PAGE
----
News | 5 May 2021
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20 Twenty One: Julie Sleep

Having joined Wellington City Council just before the turn of the century, Julie Sleep has a wealth of knowledge in the public health sector and the benefits of the Pathways to Employment programme.

Julie Sleep smiling in a white top with a cafe behind her, pictured in a polaroid with the words 20 Twenty One: Celebrating our people.

Julie Sleep loves Miramar. She hasn’t moved too far from there in her lifetime for one big reason – her family.

“It’s where the roots are. I’m Wellington born and bred. I grew up in Miramar, spent a short time in other suburbs but then I went back.”

Her love of Pōneke led her from Woolworths to Wellington City Council in 1999, and she’s been here ever since.

Originally joining as a team leader in the building inspections area, Julie held a variety of team leader and manager roles in building consents and business support.

But a desire to serve customers again and “getting back to the work I really enjoyed” brought Julie to her current role – Approvals & Process Innovation Team Leader in Public Health.

Julie’s role is busy and varied, leading an amazing team of administrators processing applications for alcohol licences, food registration, dog registration and Bylaw approvals – processing around 16,000 applications each year.

The opportunity to help improve things and make things work better for customers is a major reason Julie has stayed with the Council.

“I really believe in what we are here to do,” she says.

“I love seeing my team grow and develop.”

A wide yellow graphic with the words 20 twenty one, celebrating our people, in black.

Part of Public Health’s role is in food registration, or as she puts it, “making sure customers don’t get poisoned”.

“We do alcohol licensing work, which is all about what’s good for the community. Alcohol is a drug and it does have an impact.”

Dog registrations are a large part of confessed cat-person Julie’s role, and is providing her some of the most exciting work she’s ever had here.


“I’m not a dog person,” Julie laughs. “I love cats but I understand the role pets play in a person’s life.


“A couple of years ago we brought in an online payment system that made everyone’s lives easier.”


Julie’s work made the paperwork for over 14,000 Wellington dog owners less time-consuming, and her team is currently working on a new and exciting change to be announced in mid-May.


The Council has provided Julie the opportunity to change roles in her time here – a major factor in her ongoing tenure.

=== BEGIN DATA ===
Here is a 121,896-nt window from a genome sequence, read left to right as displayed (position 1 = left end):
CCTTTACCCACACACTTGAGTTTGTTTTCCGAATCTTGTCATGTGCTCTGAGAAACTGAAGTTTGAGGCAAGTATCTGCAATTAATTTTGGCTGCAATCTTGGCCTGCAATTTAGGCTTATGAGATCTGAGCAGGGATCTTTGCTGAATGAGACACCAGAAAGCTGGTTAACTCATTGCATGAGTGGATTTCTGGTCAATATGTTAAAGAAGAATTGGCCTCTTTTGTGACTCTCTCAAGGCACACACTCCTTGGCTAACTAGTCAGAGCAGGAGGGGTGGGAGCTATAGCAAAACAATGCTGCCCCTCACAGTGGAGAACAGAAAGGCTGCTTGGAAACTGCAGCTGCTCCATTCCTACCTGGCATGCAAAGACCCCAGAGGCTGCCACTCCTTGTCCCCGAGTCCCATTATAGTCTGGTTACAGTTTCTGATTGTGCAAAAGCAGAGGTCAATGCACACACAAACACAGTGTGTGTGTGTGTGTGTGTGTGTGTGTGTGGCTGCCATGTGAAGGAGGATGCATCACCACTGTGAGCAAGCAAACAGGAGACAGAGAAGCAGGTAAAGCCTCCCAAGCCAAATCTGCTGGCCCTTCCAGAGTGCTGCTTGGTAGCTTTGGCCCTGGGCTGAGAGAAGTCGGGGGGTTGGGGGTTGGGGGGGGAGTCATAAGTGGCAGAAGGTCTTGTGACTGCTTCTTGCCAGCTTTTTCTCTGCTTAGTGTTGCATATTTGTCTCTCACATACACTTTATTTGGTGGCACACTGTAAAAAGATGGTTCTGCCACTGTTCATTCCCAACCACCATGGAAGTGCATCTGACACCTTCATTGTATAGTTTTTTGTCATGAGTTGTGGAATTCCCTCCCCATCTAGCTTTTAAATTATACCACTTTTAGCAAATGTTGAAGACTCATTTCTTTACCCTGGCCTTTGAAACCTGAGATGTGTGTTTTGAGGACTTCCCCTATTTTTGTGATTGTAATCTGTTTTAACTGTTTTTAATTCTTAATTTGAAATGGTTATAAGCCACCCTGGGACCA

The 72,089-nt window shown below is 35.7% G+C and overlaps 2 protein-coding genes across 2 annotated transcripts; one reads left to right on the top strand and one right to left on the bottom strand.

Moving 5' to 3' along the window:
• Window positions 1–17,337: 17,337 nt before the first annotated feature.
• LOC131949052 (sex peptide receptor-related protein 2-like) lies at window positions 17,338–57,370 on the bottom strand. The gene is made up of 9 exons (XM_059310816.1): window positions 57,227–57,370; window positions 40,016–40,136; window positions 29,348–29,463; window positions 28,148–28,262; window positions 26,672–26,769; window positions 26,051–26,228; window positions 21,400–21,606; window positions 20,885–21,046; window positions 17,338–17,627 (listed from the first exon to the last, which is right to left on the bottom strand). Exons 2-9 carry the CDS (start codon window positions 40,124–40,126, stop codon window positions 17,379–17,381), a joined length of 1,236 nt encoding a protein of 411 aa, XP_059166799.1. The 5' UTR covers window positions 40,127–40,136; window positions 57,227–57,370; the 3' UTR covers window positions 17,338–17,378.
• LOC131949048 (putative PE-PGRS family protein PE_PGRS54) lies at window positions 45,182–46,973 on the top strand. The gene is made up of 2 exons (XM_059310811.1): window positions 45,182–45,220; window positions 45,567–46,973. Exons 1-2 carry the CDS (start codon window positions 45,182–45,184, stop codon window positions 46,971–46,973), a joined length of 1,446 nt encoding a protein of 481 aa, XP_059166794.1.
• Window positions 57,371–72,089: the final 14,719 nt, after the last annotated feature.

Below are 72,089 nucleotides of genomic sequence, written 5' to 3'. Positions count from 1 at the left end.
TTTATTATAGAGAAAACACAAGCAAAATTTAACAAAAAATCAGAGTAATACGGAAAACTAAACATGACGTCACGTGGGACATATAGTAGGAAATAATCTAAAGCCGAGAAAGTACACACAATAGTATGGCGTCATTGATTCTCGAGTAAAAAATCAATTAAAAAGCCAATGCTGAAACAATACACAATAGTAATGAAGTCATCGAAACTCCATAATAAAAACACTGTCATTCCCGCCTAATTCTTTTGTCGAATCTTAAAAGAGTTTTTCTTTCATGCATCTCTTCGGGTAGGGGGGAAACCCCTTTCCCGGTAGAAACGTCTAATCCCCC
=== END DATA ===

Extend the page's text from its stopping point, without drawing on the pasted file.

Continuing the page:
“I probably wouldn’t still be here if I couldn’t move around,” Julie ponders.

“The Council really supports learning so the opportunity to support my team while they do courses but also exposure to other things by going on secondments.”

While Julie says she might not have been knowledgeable about her areas of expertise when she joined the Council, changes in laws have kept her on her toes and thirsty for new information.

An office with five colleagues sitting and standing around the room.
Julie (second from right) enjoying the company of her colleagues in the office.

“I’ve been through three major legislative changes in my time here.

“Although I came into the team knowing not a lot, law changes meant I had to come up to speed quickly. I really enjoyed learning that.”

One programme Julie is an ardent supporter of is the Council’s Pathways to Employment initiative.

He Ara Whai Mahi - Pathways to Employment, a partnership between Council and the Ministry of Social Development, was piloted in 2016. The programme gives young adults on the Jobseeker Support benefit who are aged between 18-24 years the chance to work for four weeks in a professional working environment.

“It’s one of the best things the Council has ever done. I love having the opportunity to help someone gain experience and then being able to be a referee for them after they’ve been with us for a month.

“It’s not about there being a job at the end. It’s the benefit to the community who are struggling to get work experience.”

Julie has no plans to ever leave the city she has spent her entire life in – her family roots and love of the region are keeping her put.

“I wouldn’t dream of living anywhere else,” she grins.

“I love the weather. I know that’s weird to say but no two days are the same. I don’t want to live somewhere where I can get up every day and it’s fine.

“My kids and grandkids are still Wellington based. I’m really privileged that they chose to make Wellington their home and I get to see them often.

“They come every Sunday for dinner!”

It’s 2021, so we’re sharing stories about 21 of our people who have worked at Council for 20 years or more. Find out more about the series in this story.